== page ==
McConnell stresses importance of confirming new FBI director

McConnell stresses importance of confirming new FBI director
© Greg Nash

Senate Majority Leader Mitch McConnellAddison (Mitch) Mitchell McConnellOvernight Energy: California, 23 other states sue Trump over vehicle emissions rule | Climate strike protests hit cities across globe | Interior watchdog expands scope of FOIA investigation | Dems accuse officials of burying climate reports Hillicon Valley: Lawmakers say Zuckerberg to 'cooperate' on antitrust probes | Dems see victory after McConnell backs election security funds | Twitter takes down fake pro-Saudi accounts Liberal super PAC launches browser extension replacing 'Mitch McConnell' with 'Moscow Mitch' MORE (R-Ky.) steered clear of weighing in on President Trump's firing of FBI Director James Comey on Tuesday, instead stressing that it's important for the Senate to confirm his successor. 

“Once the Senate receives a nomination, we look forward to a full, fair, and timely confirmation process to fill the Director position," McConnell said in a statement. 

He added that the FBI director is a "critical role that is especially important as America faces serious threats at home and abroad."

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Trump fired Comey based on the recommendation of Attorney General Jeff Sessions and his deputy, Rod Rosenstein, White House press secretary Sean Spicer told reporters.

The president argued in a letter to Comey that the FBI needs a new leader so it can restore "pubic trust and confidence."

McConnell's statement comes as Trump's decision has brought mixed reaction from GOP senators.

GOP Sens. John CornynJohn CornynTrump judicial picks face rare GOP opposition Zuckerberg woos Washington critics during visit Paul objection snags confirmation of former McConnell staffer MORE (Texas), Chuck GrassleyCharles (Chuck) Ernest GrassleyOvernight Health Care — Presented by Partnership for America's Health Care Future — Pelosi unveils signature plan to lower drug prices | Trump says it's 'great to see' plan | Progressives pushing for changes Trump: 'Great to see' Pelosi plan to lower drug prices Pelosi unveils signature plan to lower drug prices MORE (Iowa) and Lindsey GrahamLindsey Olin GrahamSenate Judiciary Committee requests consultation with admin on refugee admissions Trump reignites court fight with Ninth Circuit pick Trump judicial picks face rare GOP opposition MORE (S.C.) each offered support for Trump.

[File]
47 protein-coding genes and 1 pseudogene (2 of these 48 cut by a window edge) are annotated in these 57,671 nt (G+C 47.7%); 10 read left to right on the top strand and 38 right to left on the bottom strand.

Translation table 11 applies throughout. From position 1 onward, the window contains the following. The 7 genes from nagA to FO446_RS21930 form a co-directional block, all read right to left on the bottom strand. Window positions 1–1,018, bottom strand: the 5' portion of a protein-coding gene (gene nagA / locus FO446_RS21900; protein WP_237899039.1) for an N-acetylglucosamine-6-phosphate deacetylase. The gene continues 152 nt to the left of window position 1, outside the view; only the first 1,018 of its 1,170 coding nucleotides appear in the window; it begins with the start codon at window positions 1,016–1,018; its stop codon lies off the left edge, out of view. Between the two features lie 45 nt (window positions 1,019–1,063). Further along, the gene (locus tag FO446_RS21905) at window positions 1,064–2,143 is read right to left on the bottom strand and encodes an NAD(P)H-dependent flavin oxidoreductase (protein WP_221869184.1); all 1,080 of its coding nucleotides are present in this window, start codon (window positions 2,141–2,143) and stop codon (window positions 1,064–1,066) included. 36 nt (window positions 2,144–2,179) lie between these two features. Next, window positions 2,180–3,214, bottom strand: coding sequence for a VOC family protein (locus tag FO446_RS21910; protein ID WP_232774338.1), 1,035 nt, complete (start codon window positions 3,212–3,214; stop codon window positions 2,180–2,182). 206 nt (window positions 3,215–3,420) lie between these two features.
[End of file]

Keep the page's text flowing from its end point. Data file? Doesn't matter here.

Cornyn, the No. 2 Senate Republican, said while he was "surprised" by the decision, Comey has "been at the center of controversy" and Trump's letter made it clear that "he lost confidence in him."

Meanwhile GOP Sens. John McCainJohn Sidney McCainAmerica's newest comedy troupe: House GOP Michelle Malkin knocks Cokie Roberts shortly after her death: 'One of the first guilty culprits of fake news' Arizona Democratic Party will hold vote to censure Sinema MORE (Ariz.) and Bob CorkerRobert (Bob) Phillips CorkerTrump announces, endorses ambassador to Japan's Tennessee Senate bid Meet the key Senate player in GOP fight over Saudi Arabia Trump says he's 'very happy' some GOP senators have 'gone on to greener pastures' MORE (Tenn.) — who both wield influence on foreign policy and national security issues — offered more tepid statements. 

McCain, who chairs the Armed Services Committee, said he was disappointed, while Corker, who chairs the Foreign Relations Committee, said the timing will "raise questions." 

"It is essential that ongoing investigations are fulsome and free of political interference until their completion," Corker said in a statement. 

The FBI, along with the House and Senate intelligence panels, has been investigating possible contact between Trump campaign officials and Russia.